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Vanessa Blakeslee

Vanessa Blakeslee 's writing has appeared in The Southern Review, The Paris Review Daily, The Globe and Mail, PANK, and Kenyon Review Online, among many others. She has also been awarded grants and residencies from Yaddo, the Virginia Center for the Creative Arts, The Banff Centre, Ledig House, and the Ragdale Foundation.


''No one writes this good the first time out, do they?"

– John Dufresne

''Train Shots announces an outstanding new voice. Vanessa Blakeslee's stories traverse a trilling range of landscapes and voices, but no matter where her characters find themselves, their struggles with lost love and loneliness are authentic and engrossing and will not soon be forgotten.''

– Laura van den Berg



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Train Shots: Stories

To Feel What Only Humans Feel


As life gets busier and busier, I find myself reading a fair amount of short fiction lately. Story collections offer perfect mini-reads to occupy my mind in airports, doctor’s office waiting rooms, and in between periods during a hockey game. Accordingly, I enjoy short fiction published in Cimarron Review and The Southern Review, as well as story collections by Alice Munro and other storytelling masters.

Most recently, I read an advanced copy of Train Shots, collection of eleven stories by Vanessa Blakeslee, an emerging short story writer whose work has appeared in various literary journals. While not a themed story collection per se, the tales in Train Shots collectively show how people deal with whatever life throws their way.

Shorter stories in the collection offer readers an opportunity to eavesdrop on young adults working minimum wage jobs or sharing quarters with “quirky” (crazy) spouses or roommates. “Clock In” brilliantly captures the rhythmic patter of a server at a Mexican restaurant training a newbie to use the computer-driven ordering system, replete with snarky digressions about the managers and staff. Same with a married couple bickering in “Ask Jesus.”  In “The Sponge Driver,” a sponge diver tries to persuade his girlfriend to (ironically) try a contraceptive sponge (described as a “miniature inflatable raft”) as an alternative to condoms, with hilarious complications.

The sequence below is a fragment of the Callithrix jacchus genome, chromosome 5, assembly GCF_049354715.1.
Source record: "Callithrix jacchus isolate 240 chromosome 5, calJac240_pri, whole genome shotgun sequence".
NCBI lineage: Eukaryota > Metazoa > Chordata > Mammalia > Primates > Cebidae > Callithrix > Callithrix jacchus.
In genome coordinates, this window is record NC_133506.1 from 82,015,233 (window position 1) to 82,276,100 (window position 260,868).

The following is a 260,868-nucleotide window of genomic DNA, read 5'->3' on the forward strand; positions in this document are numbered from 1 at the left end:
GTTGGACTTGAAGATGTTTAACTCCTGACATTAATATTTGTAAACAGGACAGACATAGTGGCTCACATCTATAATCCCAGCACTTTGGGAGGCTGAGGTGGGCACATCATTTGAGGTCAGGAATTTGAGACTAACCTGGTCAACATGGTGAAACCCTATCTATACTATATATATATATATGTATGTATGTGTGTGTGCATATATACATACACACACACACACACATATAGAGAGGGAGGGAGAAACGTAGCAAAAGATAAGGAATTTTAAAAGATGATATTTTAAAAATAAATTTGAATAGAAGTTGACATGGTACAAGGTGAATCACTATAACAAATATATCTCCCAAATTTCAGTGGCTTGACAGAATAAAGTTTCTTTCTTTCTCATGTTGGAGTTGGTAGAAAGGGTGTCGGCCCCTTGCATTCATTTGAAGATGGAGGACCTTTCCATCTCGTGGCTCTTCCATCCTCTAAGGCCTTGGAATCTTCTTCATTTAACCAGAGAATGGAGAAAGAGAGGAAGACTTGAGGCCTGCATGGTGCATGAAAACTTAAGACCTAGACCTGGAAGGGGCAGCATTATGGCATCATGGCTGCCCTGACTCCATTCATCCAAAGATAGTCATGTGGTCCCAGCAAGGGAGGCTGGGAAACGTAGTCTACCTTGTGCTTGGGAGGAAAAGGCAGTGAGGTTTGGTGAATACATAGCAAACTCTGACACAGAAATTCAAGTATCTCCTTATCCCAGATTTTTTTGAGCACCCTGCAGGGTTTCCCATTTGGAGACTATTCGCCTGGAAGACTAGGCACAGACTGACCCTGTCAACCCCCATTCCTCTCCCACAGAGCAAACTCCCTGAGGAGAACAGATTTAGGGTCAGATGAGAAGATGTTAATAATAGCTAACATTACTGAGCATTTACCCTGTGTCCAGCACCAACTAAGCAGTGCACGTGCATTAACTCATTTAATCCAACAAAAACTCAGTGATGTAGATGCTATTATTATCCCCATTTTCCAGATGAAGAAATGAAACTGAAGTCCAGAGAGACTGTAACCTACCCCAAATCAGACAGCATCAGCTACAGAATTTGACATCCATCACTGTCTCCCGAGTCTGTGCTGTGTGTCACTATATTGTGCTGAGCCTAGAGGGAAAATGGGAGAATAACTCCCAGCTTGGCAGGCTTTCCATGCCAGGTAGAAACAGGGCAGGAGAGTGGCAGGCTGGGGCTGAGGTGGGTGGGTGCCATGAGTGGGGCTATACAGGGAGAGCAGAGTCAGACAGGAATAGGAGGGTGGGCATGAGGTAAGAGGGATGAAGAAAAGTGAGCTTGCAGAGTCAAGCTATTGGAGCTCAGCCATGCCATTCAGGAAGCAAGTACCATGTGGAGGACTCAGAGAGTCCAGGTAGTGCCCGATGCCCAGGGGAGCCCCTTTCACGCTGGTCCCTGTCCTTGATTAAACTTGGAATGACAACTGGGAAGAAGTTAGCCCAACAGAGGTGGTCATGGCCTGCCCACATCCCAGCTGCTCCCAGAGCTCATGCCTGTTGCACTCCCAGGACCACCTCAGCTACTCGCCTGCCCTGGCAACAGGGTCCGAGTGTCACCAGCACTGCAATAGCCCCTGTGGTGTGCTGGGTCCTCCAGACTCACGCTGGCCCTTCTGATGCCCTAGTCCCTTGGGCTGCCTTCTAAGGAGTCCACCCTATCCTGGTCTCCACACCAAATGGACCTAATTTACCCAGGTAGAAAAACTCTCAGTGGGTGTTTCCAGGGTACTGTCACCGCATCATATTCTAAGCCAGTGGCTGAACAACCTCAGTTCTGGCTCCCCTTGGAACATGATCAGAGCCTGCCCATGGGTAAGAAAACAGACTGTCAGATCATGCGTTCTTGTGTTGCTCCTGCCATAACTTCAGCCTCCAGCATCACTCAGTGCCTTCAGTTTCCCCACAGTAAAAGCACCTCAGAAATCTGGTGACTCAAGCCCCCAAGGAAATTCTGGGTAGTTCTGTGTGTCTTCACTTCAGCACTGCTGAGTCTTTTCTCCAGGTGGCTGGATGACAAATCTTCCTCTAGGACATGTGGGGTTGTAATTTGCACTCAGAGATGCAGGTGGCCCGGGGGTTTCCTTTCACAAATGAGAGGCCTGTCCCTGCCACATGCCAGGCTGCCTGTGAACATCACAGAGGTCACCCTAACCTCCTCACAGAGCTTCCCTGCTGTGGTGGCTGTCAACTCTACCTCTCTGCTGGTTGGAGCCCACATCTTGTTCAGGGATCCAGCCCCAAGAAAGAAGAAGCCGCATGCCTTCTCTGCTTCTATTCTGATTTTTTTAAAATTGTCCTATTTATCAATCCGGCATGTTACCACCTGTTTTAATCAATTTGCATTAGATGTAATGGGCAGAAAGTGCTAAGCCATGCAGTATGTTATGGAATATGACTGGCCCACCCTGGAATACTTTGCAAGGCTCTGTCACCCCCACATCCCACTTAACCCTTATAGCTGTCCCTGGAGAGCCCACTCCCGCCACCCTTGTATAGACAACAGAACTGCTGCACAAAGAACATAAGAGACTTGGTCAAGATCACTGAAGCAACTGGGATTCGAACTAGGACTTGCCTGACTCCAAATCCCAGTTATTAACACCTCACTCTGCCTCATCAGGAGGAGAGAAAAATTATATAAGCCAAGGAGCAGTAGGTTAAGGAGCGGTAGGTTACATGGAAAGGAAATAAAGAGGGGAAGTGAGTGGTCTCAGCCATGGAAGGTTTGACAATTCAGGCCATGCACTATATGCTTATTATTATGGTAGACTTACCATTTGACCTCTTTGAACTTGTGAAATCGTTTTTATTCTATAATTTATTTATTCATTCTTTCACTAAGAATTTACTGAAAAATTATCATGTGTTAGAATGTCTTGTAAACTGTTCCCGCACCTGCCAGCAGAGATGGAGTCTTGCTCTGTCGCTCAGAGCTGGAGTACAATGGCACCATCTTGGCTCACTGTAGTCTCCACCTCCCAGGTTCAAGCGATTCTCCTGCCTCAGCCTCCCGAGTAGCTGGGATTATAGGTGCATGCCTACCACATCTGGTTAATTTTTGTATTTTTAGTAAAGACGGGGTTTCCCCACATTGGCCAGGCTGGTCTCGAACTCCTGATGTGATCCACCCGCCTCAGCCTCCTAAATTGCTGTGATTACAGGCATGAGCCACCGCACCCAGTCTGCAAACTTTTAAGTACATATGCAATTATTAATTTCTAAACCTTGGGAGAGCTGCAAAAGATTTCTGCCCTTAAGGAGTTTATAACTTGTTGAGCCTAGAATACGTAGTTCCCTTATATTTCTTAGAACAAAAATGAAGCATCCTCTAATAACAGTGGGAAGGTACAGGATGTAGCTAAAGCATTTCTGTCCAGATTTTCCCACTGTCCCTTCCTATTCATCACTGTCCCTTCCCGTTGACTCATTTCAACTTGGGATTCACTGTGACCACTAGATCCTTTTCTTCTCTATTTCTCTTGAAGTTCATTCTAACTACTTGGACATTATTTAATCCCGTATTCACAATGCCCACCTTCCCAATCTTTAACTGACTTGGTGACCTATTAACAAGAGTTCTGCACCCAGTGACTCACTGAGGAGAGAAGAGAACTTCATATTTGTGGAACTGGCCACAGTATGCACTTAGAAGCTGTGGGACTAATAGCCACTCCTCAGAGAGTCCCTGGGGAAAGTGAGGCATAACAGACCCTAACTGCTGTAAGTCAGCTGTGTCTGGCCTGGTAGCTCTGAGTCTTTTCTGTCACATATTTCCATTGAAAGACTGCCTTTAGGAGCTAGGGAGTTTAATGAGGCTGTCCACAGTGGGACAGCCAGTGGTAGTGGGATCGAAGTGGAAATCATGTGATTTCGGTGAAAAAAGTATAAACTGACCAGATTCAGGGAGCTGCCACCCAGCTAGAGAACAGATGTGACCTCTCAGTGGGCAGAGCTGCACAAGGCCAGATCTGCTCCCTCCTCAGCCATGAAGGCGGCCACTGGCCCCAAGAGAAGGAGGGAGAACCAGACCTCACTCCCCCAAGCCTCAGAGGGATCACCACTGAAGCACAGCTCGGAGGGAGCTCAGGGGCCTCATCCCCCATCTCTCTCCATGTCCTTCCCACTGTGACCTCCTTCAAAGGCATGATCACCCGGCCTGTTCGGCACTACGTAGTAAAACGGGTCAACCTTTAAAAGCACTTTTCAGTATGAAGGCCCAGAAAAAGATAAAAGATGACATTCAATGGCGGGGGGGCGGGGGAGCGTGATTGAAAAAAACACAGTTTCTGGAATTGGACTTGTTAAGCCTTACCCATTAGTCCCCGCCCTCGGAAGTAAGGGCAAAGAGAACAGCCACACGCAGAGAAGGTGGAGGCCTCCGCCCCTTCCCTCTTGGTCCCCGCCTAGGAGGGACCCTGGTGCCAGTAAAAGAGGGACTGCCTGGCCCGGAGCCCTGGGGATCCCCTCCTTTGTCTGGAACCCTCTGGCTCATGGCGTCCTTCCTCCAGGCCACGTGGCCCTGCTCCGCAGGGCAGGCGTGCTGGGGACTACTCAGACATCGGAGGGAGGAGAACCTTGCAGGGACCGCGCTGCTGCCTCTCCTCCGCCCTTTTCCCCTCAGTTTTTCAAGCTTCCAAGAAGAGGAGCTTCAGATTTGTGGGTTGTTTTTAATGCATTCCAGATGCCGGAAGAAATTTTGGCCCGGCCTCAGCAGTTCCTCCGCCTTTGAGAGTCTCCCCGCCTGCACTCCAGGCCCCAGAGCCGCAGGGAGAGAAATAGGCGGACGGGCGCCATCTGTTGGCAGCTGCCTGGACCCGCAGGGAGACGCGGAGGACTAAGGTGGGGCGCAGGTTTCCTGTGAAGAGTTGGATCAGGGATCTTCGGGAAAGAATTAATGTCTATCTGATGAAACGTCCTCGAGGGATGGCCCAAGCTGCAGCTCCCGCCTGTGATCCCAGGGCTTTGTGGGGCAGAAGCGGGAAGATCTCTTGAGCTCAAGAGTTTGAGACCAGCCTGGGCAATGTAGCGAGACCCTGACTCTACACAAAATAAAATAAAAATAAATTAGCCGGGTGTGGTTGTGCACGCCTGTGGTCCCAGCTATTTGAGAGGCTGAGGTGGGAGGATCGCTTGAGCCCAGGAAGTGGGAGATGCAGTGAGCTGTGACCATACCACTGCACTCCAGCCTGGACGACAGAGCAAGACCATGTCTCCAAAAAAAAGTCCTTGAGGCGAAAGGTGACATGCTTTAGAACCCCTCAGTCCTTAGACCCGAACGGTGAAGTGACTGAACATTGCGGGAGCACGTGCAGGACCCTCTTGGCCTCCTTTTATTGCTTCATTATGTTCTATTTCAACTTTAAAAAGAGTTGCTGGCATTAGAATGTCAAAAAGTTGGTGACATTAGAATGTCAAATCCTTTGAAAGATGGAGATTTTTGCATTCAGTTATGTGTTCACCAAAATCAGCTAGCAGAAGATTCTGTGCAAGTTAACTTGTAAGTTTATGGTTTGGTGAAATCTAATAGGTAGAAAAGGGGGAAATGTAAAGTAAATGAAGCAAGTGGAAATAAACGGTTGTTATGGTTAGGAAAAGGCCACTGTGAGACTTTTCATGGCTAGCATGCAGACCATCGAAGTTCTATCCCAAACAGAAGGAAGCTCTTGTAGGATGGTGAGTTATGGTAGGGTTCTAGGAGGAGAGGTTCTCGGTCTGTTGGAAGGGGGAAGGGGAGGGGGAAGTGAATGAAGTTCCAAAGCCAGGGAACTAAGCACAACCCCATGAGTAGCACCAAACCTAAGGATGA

Yet another story, “Princess of Pop," explores a young entertainer’s suicide attempt with insight and—at times--wit. The setting is the hotel where Janis Joplin OD’d and died. A dancer-turned-pop-diva contemplates her sense of self and self-worth (or lack thereof) and decides to off herself by mixing Xanax and Ambien with Fruit Loops and milk. The “Princess of Pop” survives, but her tale evokes Norma Jean/Marilyn Monroe and other ordinary-people-turned-celebrity who feel like strangers in their own skin, at odds with attention and acclaim.

Other pieces in the collection probe torment and angst prompted by disquieting events in the lives of  adults at or approaching midlife: An expatriate’s disillusionment with life in Costa Rica after her rescue dogs are stolen (“Welcome, Lost Dogs”). A divorced woman facing life (or death) dealing with an emotionally disturbed teenage son (“Barbecue Rabbit”). A young woman is torn between loyalty to her fiancé and looking out for herself when he is busted for securities fraud as the couple vacations in New Orleans (“Don’t Forget the Beignets”). A cancer survivor keeps his excised lung at home in a bucket as a gimmick to help him quit smoking once and for all (“The Lung”). And last, the stunned emptiness a train engineer feels after his freight train fatally hits a suicidal young woman (“Train Shots”, the title story).

As I read each of their stories, I couldn’t help wonder, What would I do? If indeed literature shows us what it means to be human -- to feel what only humans feel -- then this story collection is masterfully revealing. Peppered with wry and witty zingers, the dialogue and narrative of each story show humor and irony in even the darkest circumstances. Combined, the stories in Train Shots leave you wanting to read more from this talented emerging author.

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